Place the pears, in batches, in a food processor (or all at once, if you have a big food processor. I have a Cuisinart Mini-Prep, so I did this in batches). Puree until smooth. Slowly add the poaching liquid and lemon juice and blend together. Transfer to a bowl, and chill.

Freeze according to the instructions of your ice cream maker. Transfer to a chilled container and freeze at least two hours before serving.

The cinnamon flavor of this is pronounced and very tasty.

Other fall delights: roasted acorn squash from Willow Oaks Farm stuffed with quinoa and sauteed onions, plus some cinnamon for spice. Also more buttered cabbage, because, dude, it is good.

Sunday, October 30, 2011

Apple Yogurt Cake

If you're facing the prospect of feeding a small army of people sometime during the next two months, I've got a recipe for you. It uses apples (seasonal!) and cinnamon (comforting!) and is equally good for breakfast and dessert because it's not tooth-achingly sweet. The roomie and the SO and I did a pretty good job of putting this away over the course of a week, but its true usefulness would show if you had to bring a dish to a holiday get together, or if you wanted to pull a warm breakfast treat out of the oven for overnight guests. It's also excellent if you hate doing dishes, because you mix everything together in one bowl.

My apples here are Arkansas Blacks from Jones Orchard. There are several other varieties of apples at the market (I think Bennett-Burke has Galas and Golden Delicious), but I like the Arkansas Blacks because they are small, so perfect for a snack, and tart, so good for baking. They also keep all winter long in a plastic bag in the crisper drawer of the fridge.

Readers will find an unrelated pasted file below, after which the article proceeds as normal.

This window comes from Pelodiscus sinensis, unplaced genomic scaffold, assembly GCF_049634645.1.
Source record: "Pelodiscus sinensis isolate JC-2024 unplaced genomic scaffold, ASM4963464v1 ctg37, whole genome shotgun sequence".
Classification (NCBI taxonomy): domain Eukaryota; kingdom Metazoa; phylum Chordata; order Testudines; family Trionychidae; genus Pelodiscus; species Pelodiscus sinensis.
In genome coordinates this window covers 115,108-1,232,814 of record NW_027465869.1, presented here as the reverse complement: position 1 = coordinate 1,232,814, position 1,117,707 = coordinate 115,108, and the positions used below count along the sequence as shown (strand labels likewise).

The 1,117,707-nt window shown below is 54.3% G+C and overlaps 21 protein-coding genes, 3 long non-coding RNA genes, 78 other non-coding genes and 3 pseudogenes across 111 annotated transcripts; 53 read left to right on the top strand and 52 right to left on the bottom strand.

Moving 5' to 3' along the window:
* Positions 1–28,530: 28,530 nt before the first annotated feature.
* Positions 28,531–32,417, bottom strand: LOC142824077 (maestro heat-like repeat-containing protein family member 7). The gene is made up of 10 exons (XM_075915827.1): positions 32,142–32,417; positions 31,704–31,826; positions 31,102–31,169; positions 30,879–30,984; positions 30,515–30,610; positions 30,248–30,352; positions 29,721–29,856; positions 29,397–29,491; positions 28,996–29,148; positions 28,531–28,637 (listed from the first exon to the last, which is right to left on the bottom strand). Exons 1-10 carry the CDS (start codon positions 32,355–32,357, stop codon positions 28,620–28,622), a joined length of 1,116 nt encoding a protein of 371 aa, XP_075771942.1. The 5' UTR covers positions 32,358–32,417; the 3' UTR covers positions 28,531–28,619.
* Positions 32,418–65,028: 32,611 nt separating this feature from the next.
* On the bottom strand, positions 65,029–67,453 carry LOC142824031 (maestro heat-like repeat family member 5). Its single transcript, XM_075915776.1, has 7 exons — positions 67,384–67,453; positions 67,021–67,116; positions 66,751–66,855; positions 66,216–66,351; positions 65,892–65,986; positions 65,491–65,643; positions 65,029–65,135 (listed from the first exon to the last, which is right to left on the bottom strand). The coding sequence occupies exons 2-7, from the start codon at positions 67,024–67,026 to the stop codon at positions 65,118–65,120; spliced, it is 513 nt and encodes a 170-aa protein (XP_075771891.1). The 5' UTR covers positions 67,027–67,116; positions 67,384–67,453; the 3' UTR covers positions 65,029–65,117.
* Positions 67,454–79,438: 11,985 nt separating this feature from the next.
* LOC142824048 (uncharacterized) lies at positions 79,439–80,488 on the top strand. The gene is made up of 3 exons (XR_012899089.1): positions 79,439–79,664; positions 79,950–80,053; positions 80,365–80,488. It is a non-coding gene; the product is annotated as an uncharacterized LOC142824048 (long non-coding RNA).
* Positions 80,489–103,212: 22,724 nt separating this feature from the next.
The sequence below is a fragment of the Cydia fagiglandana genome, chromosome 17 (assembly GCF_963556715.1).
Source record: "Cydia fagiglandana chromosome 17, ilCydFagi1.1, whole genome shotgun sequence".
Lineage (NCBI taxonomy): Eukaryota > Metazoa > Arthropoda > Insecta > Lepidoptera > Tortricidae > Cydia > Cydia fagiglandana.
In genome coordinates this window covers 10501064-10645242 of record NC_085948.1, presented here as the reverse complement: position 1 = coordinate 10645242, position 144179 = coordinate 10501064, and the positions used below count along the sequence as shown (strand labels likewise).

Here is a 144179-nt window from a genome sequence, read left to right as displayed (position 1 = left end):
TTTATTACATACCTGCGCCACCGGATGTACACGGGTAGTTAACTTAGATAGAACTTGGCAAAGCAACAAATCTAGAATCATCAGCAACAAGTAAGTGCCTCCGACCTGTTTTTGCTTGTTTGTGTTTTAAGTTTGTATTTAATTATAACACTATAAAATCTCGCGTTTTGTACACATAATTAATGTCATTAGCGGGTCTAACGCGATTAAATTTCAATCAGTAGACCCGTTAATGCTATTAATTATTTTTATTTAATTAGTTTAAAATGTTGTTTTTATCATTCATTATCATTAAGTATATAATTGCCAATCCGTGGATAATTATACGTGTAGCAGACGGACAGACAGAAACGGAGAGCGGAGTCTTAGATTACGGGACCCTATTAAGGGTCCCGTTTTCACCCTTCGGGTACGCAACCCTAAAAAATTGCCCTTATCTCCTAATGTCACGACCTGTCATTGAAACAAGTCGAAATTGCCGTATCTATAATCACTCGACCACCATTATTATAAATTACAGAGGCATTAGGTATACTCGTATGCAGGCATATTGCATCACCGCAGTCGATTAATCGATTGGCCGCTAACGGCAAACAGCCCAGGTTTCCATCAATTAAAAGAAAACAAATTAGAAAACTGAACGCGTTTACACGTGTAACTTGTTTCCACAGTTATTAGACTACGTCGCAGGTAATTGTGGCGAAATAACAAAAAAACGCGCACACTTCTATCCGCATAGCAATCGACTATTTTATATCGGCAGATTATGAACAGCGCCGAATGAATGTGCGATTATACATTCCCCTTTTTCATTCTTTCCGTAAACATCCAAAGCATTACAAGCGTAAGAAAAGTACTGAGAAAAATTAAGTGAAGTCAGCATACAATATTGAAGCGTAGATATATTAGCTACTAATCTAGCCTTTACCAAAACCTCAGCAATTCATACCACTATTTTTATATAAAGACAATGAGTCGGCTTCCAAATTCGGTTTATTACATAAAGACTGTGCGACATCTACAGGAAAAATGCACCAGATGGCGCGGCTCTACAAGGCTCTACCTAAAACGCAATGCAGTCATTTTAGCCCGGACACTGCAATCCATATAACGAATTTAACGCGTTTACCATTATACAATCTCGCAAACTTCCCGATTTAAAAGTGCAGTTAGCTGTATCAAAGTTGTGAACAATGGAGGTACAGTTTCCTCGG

If you didn't want to make enough cake to feed a ravenous horde, I'm sure you could halve the recipe and bake it in a 9X9 or similar pan.

Apple Yogurt Cake
adapted from

1 1/2 cups whole-milk yogurt
2/3 canola oil (the original recipe suggests olive oil; I had no problem substituting for something less expensive)
juice of 1 lemon
1 cup sugar
3 large eggs
1 1/2 teaspoons vanilla
4 small, tart apples
2 1/2 cups all-purpose flour
2 1/2 teaspoons baking powder
3/4 teaspoons baking soda
1/2 teaspoon salt
pinch ground nutmeg
2 1/2 teaspoons cinnamon, divided
1/2 cup brown sugar
2 tablespoons unsalted butter, softened

Heat the oven to 350 degrees. Lightly grease a 9X13 baking dish with butter or canola oil.

Whisk together the yogurt, canola oil, lemon juice, sugar, and eggs in a large bowl.

Peel and core the apples, and chop into 1/2 inch pieces. This should yield 3 1/2 - 4 cups apples. Stir the chopped apple into the liquid ingredients.

No wet team/dry team here: Add the flour, baking powder, baking soda, salt, nutmeg, and 1/2 teaspoon cinnamon right into the liquid ingredients. Stir just until no lumps remain.

In a small, separate bowl, mix together the remaining 2 teaspoons of cinnamon with the brown sugar and butter. (Use your fingertips to squish it together.)

Pour half of the batter into the baking dish. Sprinkle the batter with half the brown sugar/cinnamon mixture, add the second half of the batter, and sprinkle the rest of the brown sugar/cinnamon mixture on top.

Bake for 45 to 55 minutes, covering with foil at the end if the top is browning. When a knife inserted comes out clean, take the cake out of the oven and place the pan on a cooling rack to cool. Let it cool for at least 15 minutes before cutting into it, or else it will be too gooey. Serve the cake warm or at room temperature.

This lasted a week with three of us nibbling on it, and, true to the recipe, it stayed moist the entire time. Just make sure to cover it with plastic wrap or something.